Stock Status and Conservation Information
(From ISC17 Plenary Report)
Pacific Blue Marlin
The most recent Blue Marlin (BUM) stock assessment was conducted in 2016 and the ISC Plenary endorsed the stock status and conservation information adopted at ISC16 (see pp. 46-52 in the ISC16 Plenary Report), which is reproduced here with slight clarifying modifications.
Click here to see the ISC16 stock status and conservation advice.
Estimates of total BUM stock biomass show a long term decline. Population biomass (age-1 and older) averaged roughly 130,965 t in 1971-1975, the first 5 years of the assessment time frame, and has declined by approximately 40% to 78,082 t in 2014. Female spawning biomass was estimated to be 24,809 t in 2014, or about 25% above SSBMSY. Fishing mortality on the stock (average F, ages 2 and older) averaged roughly F = 0.28 during 2012-2014, or about 12% below FMSY. The estimated spawning potential ratio of the stock (SPR, the predicted spawning output at the current F as a fraction of unfished spawning output) is currently SPR2012-2014 = 21%. Annual recruitment averaged about 897,000 recruits during 2008-2014, and no long-term trend in recruitment was apparent. Overall, the time series of spawning stock biomass and recruitment estimates show a long-term decline in spawning stock biomass and a fluctuating pattern without trend for recruitment. The Kobe plot depicts the stock status relative to MSY-based reference points for the base case model and shows that spawning stock biomass decreased to roughly the MSY level in the mid-2000s, and has increased slightly in recent years.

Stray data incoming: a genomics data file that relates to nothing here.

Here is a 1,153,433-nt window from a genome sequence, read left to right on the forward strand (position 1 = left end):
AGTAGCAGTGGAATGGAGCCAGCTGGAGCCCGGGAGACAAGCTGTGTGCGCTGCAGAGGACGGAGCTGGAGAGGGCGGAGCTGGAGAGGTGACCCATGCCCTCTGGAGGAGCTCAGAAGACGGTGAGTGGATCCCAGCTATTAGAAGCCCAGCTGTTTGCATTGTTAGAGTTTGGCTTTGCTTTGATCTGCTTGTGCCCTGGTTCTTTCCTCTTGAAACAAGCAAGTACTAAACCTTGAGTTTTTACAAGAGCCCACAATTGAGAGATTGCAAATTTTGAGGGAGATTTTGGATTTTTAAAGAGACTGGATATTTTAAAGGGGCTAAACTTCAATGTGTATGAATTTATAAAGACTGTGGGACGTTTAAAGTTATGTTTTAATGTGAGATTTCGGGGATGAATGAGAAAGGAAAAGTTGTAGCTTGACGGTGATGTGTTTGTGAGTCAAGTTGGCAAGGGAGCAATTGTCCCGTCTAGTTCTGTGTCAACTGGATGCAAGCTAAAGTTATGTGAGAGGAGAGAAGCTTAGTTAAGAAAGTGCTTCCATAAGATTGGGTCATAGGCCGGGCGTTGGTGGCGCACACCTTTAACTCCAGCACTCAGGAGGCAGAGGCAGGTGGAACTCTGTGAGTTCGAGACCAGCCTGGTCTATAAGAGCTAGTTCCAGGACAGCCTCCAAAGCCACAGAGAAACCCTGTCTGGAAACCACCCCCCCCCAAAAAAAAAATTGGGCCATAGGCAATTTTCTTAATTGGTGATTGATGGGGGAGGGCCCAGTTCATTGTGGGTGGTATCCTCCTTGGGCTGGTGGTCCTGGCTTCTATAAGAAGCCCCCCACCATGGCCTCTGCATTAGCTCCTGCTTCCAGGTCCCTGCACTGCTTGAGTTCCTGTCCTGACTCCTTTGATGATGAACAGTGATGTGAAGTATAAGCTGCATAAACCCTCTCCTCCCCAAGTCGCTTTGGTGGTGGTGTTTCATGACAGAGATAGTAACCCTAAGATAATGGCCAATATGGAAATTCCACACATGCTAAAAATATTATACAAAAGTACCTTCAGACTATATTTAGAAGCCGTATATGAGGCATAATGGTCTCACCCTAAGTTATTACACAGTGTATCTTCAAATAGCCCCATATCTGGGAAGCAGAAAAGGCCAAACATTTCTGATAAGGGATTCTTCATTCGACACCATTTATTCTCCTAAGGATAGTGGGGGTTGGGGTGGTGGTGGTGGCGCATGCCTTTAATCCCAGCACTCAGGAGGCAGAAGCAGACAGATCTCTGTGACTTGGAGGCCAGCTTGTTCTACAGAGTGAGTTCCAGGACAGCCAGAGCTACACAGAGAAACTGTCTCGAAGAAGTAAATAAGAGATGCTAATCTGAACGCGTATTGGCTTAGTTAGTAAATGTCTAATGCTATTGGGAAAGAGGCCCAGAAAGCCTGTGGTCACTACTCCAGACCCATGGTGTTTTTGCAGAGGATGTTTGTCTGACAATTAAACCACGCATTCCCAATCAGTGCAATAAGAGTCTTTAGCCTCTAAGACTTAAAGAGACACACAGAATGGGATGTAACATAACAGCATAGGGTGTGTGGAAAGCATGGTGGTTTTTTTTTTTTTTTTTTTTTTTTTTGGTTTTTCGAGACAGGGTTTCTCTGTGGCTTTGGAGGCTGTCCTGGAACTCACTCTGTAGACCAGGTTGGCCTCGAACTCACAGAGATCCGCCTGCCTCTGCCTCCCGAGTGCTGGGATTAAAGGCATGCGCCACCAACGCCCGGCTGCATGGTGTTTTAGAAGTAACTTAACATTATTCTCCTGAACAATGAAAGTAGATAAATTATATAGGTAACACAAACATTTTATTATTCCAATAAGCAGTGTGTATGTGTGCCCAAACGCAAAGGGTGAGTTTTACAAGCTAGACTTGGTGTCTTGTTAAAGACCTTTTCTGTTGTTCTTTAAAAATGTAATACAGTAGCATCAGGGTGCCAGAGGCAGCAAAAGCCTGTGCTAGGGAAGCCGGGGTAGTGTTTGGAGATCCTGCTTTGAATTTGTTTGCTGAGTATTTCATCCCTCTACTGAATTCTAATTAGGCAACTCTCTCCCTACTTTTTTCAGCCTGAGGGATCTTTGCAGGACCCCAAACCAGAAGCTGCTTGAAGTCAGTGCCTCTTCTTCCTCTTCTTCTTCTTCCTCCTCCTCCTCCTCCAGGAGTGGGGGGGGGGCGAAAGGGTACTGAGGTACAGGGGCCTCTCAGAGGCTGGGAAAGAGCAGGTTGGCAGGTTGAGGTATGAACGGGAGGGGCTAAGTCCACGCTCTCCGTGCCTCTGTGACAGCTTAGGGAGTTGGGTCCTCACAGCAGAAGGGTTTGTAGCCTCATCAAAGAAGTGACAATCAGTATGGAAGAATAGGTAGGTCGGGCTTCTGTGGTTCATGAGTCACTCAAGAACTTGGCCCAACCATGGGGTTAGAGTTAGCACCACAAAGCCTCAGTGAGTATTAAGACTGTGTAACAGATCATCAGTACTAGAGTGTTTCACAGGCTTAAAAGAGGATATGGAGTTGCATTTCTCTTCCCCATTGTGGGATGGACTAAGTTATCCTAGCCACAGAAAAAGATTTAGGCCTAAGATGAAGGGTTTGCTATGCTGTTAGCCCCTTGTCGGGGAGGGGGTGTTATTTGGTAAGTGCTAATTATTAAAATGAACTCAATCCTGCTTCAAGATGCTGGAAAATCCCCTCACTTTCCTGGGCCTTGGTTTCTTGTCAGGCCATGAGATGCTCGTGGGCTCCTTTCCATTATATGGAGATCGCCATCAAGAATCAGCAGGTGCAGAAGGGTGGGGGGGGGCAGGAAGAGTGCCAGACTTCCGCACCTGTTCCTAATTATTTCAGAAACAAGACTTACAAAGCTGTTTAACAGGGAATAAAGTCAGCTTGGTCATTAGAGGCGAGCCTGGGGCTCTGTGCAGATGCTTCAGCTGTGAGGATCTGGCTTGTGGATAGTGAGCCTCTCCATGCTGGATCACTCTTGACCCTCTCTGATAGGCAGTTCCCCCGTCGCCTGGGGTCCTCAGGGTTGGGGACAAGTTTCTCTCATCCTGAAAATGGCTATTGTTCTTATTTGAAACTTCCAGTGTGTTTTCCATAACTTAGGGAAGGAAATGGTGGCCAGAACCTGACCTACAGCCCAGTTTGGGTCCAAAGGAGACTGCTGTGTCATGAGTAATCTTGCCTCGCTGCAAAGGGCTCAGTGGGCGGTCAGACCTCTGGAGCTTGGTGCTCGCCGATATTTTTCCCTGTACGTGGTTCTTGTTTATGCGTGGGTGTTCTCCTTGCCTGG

Based on the results of the 2016 stock assessment update, the Pacific blue marlin stock is not currently overfished and is not experiencing overfishing relative to MSY-based reference points. Because Pacific blue marlin is mainly caught as bycatch, direct control of the annual catch amount through the setting of a total allowable catch may be difficult.
Since the stock is nearly full exploited, the ISC recommends that fishing mortality remain at or below current levels (2012-2014).